“Not everyone needs to or will have children. Having kids is the hardest thing that I've ever done so it should not be desired simply to please one's family or community. Someone who has been told that they will never have children should educate themselves as much as possible on their medical situation.

They should get more than one opinion and discover the reasons as to why they are infertile. If it is stress then find ways to reduce it in their lives, if the hormones are imbalanced then finding doctors who specialize in that area can help.

There are so many reasons that women can't conceive and as the rate of pollution rises, the foods contain more hormones and less nutrients, people area less active and healthy countries will see an increase in the rate of infertile women,” concludes  the lady who loves to sample different foods from all over the world. A great fan of Scandal, Empire and Devious Maids and can eat chocolate on any given day.








Her singing and dancing career:

Joanne’s  musical journey begun in church at the age of seven. She was a very shy child back then.

“I also loved to dance but didn’t start performing until my teens when I eventually studied ballet, modern dance and afro-fusion.

In 2004 she taught creative dance and movement workshops in Egypt for Orthodox women who wanted a safe place to freely express themselves through dance while learning new technique.

The singer whose vocal abilities range from R&B to Neo-soul and dancehall having trained in jazz, contemporary, hip hop and dancehall says she loves to write poetry, children’s fiction and more recently memoir. “I’ve won awards and recognition for them,” says she who has had quite a journey with singing and dancing.

Some of the countries she has performed include  Cyprus, Egypt, The United States and Bermuda. “I am a trained teacher where my speciality is to infuse dance, drama and the visual arts into school curriculum especially Literacy and History.”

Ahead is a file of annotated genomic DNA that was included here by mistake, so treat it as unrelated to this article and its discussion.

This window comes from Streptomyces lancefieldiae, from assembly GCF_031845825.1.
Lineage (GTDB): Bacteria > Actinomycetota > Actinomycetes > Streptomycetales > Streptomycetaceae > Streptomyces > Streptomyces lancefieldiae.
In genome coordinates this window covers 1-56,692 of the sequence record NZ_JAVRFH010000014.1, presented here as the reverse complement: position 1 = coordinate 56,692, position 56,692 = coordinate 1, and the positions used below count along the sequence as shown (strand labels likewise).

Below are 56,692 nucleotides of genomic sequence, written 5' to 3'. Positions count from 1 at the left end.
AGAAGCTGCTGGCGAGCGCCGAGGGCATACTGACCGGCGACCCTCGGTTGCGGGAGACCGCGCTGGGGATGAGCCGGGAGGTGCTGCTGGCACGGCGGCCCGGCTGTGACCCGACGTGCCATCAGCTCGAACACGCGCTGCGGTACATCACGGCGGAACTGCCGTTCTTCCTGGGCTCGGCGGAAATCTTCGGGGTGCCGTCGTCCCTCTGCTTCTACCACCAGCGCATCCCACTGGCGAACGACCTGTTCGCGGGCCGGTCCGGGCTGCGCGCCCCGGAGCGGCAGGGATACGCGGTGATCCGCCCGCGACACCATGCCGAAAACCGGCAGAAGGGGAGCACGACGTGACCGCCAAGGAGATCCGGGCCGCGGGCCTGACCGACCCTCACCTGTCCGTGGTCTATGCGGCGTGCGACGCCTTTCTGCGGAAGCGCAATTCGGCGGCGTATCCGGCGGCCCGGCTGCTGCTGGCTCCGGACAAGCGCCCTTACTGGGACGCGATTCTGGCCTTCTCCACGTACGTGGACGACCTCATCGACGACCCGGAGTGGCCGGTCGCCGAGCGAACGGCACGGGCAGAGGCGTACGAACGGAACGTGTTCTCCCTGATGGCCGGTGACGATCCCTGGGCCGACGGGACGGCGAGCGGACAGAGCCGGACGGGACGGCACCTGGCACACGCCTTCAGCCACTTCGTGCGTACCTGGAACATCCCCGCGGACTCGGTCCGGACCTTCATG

“In my opinion dance is a tool for social change as well as an aesthetic sweetness that makes life more colourful,” she said.

The family decided to move to Kenya after Mr Burgess visited the country to teach bee culture workshops two years ago and fell in love with it.

Joanne’s adventure with ‘Sakata’ began when a dancer friend asked her to go with her to a talent agent in Nairobi to have her pictures taken.

“When we arrived we met a swarm of tall teenage girls with long weaves and tons of make-up,” Joanne said. “At 5ft 2” and aged 31, I began to feel out of place really quickly.

“When we were finally called in the manager asked me if I was there for a photo shoot which of course I wasn’t.”

She declined to have her picture taken and they left soon afterwards. Months passed and she received a phone call from the agency asking her to reconsider.


“I do not subscribe to female objectification and would have declined again except that Quincy nudged me a bit and said, ‘Just try it. You may find it fun’,” Mrs Burgess said. “So I did the shoot and it actually was fun. They also asked me to do a couple of fun dance poses in the process.”

Several months later she received a call saying that the producer of ‘Sakata’ was looking for a new female judge and had seen her photos from the agency.

Three days later she met with the producer and was sent a contract.

“A week later we began filming the third season of ‘Sakata’,” she said.

“I am enjoying it and learning to understand the Kenyan culture in new ways,” Mrs Burgess said.